Study: Pitfalls still linger around loyalty programs
Consumers are excited by the prospect of retailers taking their loyalty programs digital — if they can keep programs simple.
In fact, a majority of shoppers would prefer if retailers would create digital rewards programs. Not only do 71% of shoppers want the option of managing their loyalty programs on mobile phones, 70% said they would use a mobile version of their loyalty cards if they didn’t have to sign into a website or download an app.
This was according to “CodeBroker 2017 Shopper Loyalty Survey.” The report from CodeBroker surveyed 1,207 U.S. consumers across all age groups and income levels.
Shoppers want easy access to their card, status, and rewards — and most importantly, they want to eliminate the clunky plastic cards from key fobs and wallets. Specifically, 43% said physical cards are the biggest obstacle to claiming rewards, while 17% cite that looking up a missing card is most annoying. In addition, 15% said linking a card online is the biggest hassle of loyalty programs.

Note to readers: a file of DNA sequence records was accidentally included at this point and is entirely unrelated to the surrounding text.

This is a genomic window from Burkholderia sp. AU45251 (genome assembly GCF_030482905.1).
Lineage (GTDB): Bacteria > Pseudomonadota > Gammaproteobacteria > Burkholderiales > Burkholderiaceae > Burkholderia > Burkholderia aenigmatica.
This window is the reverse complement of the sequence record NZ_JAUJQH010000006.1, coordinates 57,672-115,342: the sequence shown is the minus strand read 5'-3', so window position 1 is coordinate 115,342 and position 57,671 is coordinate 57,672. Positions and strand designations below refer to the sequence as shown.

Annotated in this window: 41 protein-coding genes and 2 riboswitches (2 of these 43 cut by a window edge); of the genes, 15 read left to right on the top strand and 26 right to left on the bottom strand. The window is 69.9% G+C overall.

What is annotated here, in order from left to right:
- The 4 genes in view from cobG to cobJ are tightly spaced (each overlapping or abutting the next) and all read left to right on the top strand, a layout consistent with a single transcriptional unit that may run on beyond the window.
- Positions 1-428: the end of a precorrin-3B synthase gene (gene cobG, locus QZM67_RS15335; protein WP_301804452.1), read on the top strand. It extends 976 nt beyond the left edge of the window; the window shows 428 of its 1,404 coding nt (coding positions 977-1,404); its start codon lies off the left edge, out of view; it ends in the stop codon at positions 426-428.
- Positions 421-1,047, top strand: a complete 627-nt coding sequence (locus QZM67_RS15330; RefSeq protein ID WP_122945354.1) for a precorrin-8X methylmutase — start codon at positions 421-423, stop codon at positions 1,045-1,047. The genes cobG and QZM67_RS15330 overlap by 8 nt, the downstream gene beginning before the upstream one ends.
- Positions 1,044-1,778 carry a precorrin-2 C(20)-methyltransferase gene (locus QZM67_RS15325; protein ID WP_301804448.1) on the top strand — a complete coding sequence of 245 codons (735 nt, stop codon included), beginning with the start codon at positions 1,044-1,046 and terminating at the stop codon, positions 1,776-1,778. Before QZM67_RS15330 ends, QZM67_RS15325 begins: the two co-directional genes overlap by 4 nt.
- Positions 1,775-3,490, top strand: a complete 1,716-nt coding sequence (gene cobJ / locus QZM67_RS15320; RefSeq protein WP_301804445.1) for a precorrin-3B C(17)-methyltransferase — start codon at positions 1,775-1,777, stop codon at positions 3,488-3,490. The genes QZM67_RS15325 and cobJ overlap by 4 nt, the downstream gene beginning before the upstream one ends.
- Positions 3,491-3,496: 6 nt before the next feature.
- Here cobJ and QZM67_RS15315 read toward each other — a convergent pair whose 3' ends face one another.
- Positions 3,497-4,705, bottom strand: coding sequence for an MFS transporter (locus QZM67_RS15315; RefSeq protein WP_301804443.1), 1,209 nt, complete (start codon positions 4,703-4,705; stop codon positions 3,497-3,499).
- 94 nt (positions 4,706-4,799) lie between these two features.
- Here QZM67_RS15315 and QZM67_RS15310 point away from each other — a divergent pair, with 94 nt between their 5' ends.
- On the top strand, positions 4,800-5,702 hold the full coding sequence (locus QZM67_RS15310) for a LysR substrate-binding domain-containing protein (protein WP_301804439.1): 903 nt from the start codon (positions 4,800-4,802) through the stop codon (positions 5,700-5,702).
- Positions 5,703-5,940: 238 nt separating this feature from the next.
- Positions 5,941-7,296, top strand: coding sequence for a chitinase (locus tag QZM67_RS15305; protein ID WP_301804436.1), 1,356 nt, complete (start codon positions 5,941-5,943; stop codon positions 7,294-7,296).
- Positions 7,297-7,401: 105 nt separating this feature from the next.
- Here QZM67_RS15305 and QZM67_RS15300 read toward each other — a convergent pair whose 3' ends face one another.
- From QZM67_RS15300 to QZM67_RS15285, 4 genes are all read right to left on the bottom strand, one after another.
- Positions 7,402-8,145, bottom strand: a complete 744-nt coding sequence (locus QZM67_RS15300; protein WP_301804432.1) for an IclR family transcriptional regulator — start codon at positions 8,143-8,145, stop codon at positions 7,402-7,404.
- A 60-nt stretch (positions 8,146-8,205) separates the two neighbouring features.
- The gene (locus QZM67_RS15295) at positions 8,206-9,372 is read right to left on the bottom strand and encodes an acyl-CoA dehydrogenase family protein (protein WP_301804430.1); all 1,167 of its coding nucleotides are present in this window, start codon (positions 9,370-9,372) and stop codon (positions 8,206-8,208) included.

Data revealed that 70% of shoppers belonged to between one and five non-grocery loyalty programs. In addition, 16% do not belong to a loyalty program of any kind. Based on active loyalty members, 24% use the rewards they earn, 43% said rewards expire before they can be redeemed, and 65% attempted to redeem a reward at point-of-sale only to find it expired.
Meanwhile, 38% said they never knew if they had rewards available, and 28% said they forget to bring paper rewards certificates to redeem. Another frustration is among the 56% of shoppers who say they changed or abandoned a purchase when they realized their points had expired, according to the study.
“Given the ubiquity of cellphones, consumers want to make their phones the hub of all transactions including the ability to exploit rewards, digital coupons, discounts and other shopping incentives. Converting loyalty programs to a digital, mobile platform will resolve many of these issues and improve the customer experience,” the study reported.
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